Related to this, it is important for a counsellor to recognise defence mechanisms, both conscious and unconscious, that a client uses when they are not comfortable in discussing something. This could be a change in body language on the part of the client such as a crossing of the arms or legs, turning their body partly away from the counsellor, or suddenly looking down and going quiet, re-experiencing all those heavy emotions. This could also be them abruptly changing the subject or even ignoring a direct question on the subject – immediacy is a key skill here. If you make it clear that they don’t have to necessarily talk about the subject right then, you can use immediacy to ascertain whether defence mechanisms have been activated.

It’s always wise to check in with the client frequently to see if you are going too far. And it is ok to use silence to give a client time to work out what they want to say and how to say it. As stated above, if a client is looking down then they are re-experiencing an emotional event. Let them have time. Silence is golden.

Using Ego-states from Transactional Analysis can be a useful tool in seeing things from the client’s frame of reference and understanding their perspective. It is not at all necessary to inform the client that they are currently in a Child Ego-state, chances are they wouldn’t understand unless they were into psychology and may even take it as an insult; but quietly establishing whether they are in a Child, Adult or Parent Ego-state can go a long way to explaining the things they are saying and how they are behaving. Reflecting and summarising are good ways to help keep a client focused as well. Acknowledging someone’s emotional state and letting them know you can see how they feel can be very validating, and can encourage clients to expand on them more. Summing up the main beats of the conversation so far can jog a memory or remind a client of something they would like to go back to, or act as a gateway into a new realm of discussion if the previous one is all tied up.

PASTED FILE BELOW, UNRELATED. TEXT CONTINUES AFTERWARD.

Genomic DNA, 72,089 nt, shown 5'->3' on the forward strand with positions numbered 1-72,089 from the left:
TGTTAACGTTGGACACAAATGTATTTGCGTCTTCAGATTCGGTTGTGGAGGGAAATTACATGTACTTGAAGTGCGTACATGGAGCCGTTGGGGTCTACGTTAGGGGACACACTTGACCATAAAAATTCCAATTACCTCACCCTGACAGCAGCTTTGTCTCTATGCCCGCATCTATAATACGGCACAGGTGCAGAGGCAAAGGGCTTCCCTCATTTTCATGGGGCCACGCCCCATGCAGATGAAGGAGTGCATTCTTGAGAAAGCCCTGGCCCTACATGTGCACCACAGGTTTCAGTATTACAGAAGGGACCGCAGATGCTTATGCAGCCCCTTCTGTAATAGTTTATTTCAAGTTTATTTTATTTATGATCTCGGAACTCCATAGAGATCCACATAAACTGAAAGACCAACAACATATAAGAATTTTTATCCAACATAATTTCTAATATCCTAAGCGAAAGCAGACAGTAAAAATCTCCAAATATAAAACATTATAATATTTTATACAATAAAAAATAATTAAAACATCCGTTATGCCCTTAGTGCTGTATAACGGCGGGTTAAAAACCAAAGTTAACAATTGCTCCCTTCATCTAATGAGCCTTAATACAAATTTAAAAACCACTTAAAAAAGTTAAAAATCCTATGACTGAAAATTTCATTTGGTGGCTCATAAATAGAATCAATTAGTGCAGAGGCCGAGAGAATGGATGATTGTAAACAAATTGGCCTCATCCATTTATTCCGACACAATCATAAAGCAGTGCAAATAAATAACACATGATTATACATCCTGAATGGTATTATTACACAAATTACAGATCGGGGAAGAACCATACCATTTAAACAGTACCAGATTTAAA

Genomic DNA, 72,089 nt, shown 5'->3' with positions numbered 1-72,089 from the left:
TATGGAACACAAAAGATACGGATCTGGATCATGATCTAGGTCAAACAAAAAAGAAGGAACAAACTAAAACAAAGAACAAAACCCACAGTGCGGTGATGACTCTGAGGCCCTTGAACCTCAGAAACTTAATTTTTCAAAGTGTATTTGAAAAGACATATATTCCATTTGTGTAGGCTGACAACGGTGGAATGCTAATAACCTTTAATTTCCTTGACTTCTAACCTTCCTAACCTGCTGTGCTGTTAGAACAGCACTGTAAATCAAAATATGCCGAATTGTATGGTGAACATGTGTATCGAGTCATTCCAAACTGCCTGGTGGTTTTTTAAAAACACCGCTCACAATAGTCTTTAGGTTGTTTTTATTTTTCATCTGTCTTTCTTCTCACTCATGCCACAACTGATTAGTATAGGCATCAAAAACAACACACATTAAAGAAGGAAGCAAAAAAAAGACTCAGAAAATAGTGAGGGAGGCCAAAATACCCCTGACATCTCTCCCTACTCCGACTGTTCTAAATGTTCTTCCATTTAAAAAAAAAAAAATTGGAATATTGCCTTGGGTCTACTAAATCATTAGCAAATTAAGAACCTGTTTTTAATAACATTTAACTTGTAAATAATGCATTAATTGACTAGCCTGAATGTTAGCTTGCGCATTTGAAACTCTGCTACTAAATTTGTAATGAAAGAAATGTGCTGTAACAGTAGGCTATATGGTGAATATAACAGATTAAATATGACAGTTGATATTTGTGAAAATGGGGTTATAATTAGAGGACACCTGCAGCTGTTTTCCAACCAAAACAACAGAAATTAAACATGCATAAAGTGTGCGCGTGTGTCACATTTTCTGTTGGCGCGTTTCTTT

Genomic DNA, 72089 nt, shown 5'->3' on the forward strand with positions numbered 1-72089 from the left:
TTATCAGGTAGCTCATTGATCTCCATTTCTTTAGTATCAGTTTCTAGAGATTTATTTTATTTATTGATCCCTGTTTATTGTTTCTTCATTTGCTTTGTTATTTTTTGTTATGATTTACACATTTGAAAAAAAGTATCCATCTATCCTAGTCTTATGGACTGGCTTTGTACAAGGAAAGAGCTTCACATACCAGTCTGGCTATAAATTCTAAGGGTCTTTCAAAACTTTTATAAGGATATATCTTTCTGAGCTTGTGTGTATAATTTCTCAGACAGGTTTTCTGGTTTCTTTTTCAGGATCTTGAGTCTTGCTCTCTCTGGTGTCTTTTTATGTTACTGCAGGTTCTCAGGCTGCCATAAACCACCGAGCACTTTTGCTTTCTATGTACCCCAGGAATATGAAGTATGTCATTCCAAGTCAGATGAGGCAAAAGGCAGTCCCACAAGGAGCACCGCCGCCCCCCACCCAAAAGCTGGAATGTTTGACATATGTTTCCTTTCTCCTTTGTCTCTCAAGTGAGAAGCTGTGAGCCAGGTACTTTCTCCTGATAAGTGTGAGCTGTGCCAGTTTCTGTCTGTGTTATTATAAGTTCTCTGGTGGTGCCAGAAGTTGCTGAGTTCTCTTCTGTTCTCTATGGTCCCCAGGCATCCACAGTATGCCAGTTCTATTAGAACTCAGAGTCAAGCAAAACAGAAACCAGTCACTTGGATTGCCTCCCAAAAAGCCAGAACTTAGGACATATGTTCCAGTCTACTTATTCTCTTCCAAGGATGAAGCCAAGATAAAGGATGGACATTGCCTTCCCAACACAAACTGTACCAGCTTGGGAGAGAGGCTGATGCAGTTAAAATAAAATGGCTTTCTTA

How a counsellor decides to structure a counselling session can also help a client focus. The first ten minutes of a session could be used to chat about the client’s week and catch up, this will help build rapport. The main emotional work is done in the middle of the session. It is very important that the counsellor leaves enough time for a cool down at the end of a session – it is irresponsible for a counsellor to work on hot emotional issues one minute then send the client out of the door the next. Leaving time for a client to cool down to reflect on the session allows them to return to feeling normality in their mind and body before they physically leave the counselling room and return to reality. A final summary at the end underlines what progress has been made, and can also be useful for a counsellor so that when the session is over and the client has left they can make notes. It is also important to take doorknob disclosures into account – often a client can mention something on their way out – to maintain strong boundaries a counsellor must not engage further with this new development, but rather let the client know that it is the first thing they discuss in their next session.